BOISE — The idea of making it legal to grow industrial hemp in Idaho, at least for research purposes, has been brought up several times during the 2017 Idaho Legislature.
A bill that would allow that could be introduced during the 2018 Idaho legislative session.
Rep. Dorothy Moon, R-Stanley, plans to craft a bill that would change Idaho law to allow industrial hemp to be grown in the state for research.
Moon said she has been contacted by a lot of her constituents, including farmers, who are interested in growing hemp.
“There are a lot of people who want to grow it,” she said. “I’m optimistic; I think it’s going to happen.”
Moon plans to discuss the idea with farm groups after this year’s session ends and then craft a comprehensive bill that she hopes to introduce in 2018.
“I really want some thoughtful legislation on this,” she said.
Mark Frei, an Idaho County commissioner and farmer who grows 3,000 acres of wheat, barley, canola and lentils, recently briefed Food Producers of Idaho members on the opportunities industrial hemp offers.
“I think industrial hemp should be legal in Idaho,” he said. “I’m here to ask you for your endorsement of that idea.”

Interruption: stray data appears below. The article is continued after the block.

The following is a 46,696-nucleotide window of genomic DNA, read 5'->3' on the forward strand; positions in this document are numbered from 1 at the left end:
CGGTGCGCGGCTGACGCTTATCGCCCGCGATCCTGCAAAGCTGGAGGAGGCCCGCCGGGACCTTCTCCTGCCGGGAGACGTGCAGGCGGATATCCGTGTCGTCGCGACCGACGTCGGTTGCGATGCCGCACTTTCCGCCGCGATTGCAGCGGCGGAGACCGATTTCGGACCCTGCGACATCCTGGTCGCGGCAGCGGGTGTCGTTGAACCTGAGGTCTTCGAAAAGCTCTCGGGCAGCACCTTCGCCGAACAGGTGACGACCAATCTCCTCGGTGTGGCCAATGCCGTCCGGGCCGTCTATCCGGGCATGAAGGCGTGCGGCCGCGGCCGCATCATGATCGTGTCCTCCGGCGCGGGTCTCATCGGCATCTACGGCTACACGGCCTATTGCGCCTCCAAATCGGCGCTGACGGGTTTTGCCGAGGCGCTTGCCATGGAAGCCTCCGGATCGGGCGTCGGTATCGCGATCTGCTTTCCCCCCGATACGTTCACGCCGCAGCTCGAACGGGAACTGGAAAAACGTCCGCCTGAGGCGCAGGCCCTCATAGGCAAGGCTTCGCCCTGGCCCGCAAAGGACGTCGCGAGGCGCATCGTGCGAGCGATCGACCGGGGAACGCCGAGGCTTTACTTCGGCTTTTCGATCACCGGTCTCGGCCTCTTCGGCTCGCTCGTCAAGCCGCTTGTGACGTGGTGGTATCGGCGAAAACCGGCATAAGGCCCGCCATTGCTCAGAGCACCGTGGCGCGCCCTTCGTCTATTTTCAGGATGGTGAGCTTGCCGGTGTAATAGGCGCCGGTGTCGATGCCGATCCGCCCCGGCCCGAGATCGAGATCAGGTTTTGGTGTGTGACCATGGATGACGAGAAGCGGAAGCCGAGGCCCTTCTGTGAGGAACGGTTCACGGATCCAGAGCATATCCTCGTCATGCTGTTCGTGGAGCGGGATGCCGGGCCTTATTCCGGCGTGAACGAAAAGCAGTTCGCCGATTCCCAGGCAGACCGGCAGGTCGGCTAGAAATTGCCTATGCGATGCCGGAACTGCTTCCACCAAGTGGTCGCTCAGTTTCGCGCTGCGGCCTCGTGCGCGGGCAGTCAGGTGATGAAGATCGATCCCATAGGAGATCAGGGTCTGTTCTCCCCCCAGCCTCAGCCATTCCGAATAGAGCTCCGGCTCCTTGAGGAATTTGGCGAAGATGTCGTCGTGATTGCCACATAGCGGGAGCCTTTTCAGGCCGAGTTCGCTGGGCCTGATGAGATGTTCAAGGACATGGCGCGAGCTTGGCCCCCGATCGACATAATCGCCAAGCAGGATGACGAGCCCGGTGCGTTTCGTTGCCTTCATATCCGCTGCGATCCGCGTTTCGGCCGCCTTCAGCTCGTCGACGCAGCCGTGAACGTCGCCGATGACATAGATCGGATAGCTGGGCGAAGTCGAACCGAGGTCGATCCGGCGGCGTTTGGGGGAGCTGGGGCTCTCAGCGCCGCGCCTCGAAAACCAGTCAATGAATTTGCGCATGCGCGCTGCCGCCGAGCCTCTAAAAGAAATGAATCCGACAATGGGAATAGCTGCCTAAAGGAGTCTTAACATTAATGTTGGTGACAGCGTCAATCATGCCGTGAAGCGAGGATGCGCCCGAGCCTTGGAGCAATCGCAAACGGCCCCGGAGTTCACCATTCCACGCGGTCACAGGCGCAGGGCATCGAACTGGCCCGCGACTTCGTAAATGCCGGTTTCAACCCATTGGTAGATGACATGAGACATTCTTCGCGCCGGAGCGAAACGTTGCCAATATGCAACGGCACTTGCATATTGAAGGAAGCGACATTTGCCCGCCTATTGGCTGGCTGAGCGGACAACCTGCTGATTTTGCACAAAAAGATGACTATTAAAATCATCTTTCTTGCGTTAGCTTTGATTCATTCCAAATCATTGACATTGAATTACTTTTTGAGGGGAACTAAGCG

With depressed wheat and corn prices, “there is a real need to get some acres out of wheat and corn,” Frei said. “I do think it’s an alternative crop we should look into.”
During a separate presentation, Boise resident Erik Nelson talked to lawmakers about how Idaho farmers could benefit from growing industrial hemp and how it differs from marijuana.
The 2014 Farm Bill allows state departments of agriculture and universities to grow industrial hemp under a pilot program for research.
To do that, though, state law must define industrial hemp as distinct from marijuana, which Idaho law does not do.
Thirty-two states have done that and 28 have hemp crops, while seven states have licensed farmers to grow hemp, Nelson said.
The U.S. imports more than $500 million worth of hemp products annually, he said, and industrial hemp is used in more than 25,000 products.
“I can stand up here for an hour and not even scratch the surface of what you can do with hemp,” Nelson told lawmakers.
He said industrial hemp is a low-maintenance crop and the equipment used to harvest it is similar to the equipment used for corn and soybeans.
One acre of hemp can yield 700 pounds of seed, 22 gallons of oil and 5,300 pounds of straw, Nelson said.
“How do you like that as a crop?” he asked members of the House Agricultural Affairs Committee, which is dominated by farmers and ranchers. “I think this is an unparalleled economic opportunity for Idaho’s farmers...”
Frei said a major education campaign needs to occur before legislators are asked to change state law regarding hemp.
“There is a bigger ground game that has to happen before that,” he said.